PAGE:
When you think of libraries, what comes to mind? A space with computers? Rooms lined with books? A quiet place to read and get help with homework? A large building downtown, or a special place in your school? Libraries are all of these and more.
The History of Libraries
Libraries come in all shapes and sizes. They serve a variety of needs. Their computers allow people to do research. Their books and videos inform and entertain. You can even take their materials home! Their magazines and newspapers describe current events. Librarians are there to guide and support readers.
Even before books were made of paper, there were libraries. In the Middle East, there was a collection of 30,000 clay tablets in 3500 B.C. In Egypt, in 300 B.C., the Great Library of Alexandria had 500,000 scrolls. At the time, this included one of almost every “book” in the world.
Forms of Writing
Over the centuries, there have been many materials used for writing. People wrote on stone tablets and scrolls of parchment or papyrus. They made marks on clay tablets with a reed. They carved hieroglyphics into stone walls, or used ink to paint them on wood. Wax-coated wooden tablets, and even sheets of gold with writing have been found.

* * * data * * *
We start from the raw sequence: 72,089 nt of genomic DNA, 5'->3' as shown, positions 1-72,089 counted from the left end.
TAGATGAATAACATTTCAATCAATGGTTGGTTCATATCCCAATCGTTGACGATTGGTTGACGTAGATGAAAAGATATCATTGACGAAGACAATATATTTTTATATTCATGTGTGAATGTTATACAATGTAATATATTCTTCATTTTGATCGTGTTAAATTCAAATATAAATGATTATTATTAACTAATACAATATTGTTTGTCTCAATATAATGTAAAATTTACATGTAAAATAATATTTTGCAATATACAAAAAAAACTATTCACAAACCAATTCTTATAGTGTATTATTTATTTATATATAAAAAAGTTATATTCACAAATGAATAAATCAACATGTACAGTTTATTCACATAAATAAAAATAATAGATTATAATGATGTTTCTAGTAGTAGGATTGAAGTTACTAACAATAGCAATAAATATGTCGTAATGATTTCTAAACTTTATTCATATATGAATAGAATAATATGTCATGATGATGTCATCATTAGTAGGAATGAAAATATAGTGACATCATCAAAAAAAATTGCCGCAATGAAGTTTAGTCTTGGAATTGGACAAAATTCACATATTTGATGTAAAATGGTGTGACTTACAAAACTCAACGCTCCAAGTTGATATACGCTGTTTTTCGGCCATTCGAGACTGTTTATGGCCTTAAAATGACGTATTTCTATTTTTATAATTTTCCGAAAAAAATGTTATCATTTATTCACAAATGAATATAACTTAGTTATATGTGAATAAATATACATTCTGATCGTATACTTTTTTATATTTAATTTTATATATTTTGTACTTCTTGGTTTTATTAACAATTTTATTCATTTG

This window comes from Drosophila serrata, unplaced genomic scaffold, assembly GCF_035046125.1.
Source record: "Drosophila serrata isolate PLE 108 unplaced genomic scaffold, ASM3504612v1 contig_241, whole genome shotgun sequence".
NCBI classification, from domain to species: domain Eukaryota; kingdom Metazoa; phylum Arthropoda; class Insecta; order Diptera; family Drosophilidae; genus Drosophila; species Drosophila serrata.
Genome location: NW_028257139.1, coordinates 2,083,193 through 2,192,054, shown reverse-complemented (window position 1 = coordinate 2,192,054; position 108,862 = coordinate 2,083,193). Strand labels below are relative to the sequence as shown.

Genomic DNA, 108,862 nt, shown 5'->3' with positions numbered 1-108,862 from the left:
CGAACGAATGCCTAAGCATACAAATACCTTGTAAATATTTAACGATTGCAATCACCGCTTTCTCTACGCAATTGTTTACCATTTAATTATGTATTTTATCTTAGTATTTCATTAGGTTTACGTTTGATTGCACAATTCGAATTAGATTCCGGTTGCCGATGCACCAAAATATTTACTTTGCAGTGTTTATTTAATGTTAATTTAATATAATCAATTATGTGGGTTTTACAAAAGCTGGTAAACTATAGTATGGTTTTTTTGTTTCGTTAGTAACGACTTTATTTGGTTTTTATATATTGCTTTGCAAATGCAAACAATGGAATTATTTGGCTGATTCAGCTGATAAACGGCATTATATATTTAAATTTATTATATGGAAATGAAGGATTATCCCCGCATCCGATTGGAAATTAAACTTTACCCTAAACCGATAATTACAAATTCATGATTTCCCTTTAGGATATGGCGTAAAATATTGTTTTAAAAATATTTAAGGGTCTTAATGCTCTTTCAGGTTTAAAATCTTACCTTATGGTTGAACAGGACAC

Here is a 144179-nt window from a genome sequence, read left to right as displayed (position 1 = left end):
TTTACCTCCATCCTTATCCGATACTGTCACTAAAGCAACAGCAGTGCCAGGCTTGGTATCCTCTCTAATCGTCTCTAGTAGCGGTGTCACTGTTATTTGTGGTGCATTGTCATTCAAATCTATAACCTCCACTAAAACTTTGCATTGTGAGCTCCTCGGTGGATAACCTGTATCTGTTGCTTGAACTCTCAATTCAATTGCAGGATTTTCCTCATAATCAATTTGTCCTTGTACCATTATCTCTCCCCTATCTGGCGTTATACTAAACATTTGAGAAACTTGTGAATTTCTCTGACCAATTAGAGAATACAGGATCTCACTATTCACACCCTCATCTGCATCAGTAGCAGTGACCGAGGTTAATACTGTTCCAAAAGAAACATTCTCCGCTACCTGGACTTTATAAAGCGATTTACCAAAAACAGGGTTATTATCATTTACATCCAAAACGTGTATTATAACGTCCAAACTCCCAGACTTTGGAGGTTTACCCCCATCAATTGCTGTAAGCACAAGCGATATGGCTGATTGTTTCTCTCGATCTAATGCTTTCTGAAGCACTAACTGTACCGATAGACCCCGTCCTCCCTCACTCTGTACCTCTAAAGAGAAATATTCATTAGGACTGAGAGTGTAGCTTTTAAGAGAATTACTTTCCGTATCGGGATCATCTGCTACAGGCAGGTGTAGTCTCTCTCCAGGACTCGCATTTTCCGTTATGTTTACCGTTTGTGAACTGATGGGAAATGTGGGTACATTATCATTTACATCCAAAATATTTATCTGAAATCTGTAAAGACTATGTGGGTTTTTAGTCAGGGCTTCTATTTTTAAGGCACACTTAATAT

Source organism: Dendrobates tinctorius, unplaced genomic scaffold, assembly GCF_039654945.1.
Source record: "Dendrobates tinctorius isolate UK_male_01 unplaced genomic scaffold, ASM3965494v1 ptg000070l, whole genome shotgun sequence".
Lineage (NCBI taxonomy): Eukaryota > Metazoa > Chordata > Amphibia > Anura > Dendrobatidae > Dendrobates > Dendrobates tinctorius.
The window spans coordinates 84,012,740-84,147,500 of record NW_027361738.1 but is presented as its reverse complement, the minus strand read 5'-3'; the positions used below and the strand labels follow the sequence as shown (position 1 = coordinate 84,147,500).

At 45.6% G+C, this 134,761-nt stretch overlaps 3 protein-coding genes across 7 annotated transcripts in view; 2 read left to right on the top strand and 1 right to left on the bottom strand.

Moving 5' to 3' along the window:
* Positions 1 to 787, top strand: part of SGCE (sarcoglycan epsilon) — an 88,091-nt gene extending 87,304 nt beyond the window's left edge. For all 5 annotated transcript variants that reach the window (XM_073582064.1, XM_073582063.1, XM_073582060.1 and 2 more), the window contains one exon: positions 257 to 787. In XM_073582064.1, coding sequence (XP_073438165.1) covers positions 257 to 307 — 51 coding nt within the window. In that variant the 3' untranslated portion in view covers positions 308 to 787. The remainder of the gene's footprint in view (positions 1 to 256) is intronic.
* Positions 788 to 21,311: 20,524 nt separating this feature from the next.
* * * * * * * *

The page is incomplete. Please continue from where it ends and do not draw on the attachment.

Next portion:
All these materials had problems. They were rare and expensive, or heavy and difficult to work with. They took up a lot of space. They could only be used to make one book at a time. For more than 4000 years of writing, there was no paper.
Then, two inventions changed everything. First, more than 2,000 years ago, the Chinese saw that plant fibers could be used to form a sheet to write on. They beat the plant into pulp, mixed it with water, and spread it on a screen to dry. This newly-invented paper was cheaper than all the other book materials. It helped expand the number of books, but they were still made by hand.
The second important invention came in the 1450s when Johannes Gutenberg invented the printing press. He used metal type to create the first mass-produced book in Europe. The Gutenberg Bible began the age of the printed book. Books became easier to make and store, and libraries began to gather them up.
More than 500 years later, we still read books made from paper and printed on a printing press. But we read on other formats as well. More than 20 years ago, e-books were introduced. E-books are read on screens. They can even be delivered from a virtual library to your own device.
Libraries have changed over the years. So, have books. But both continue to help people expand their minds.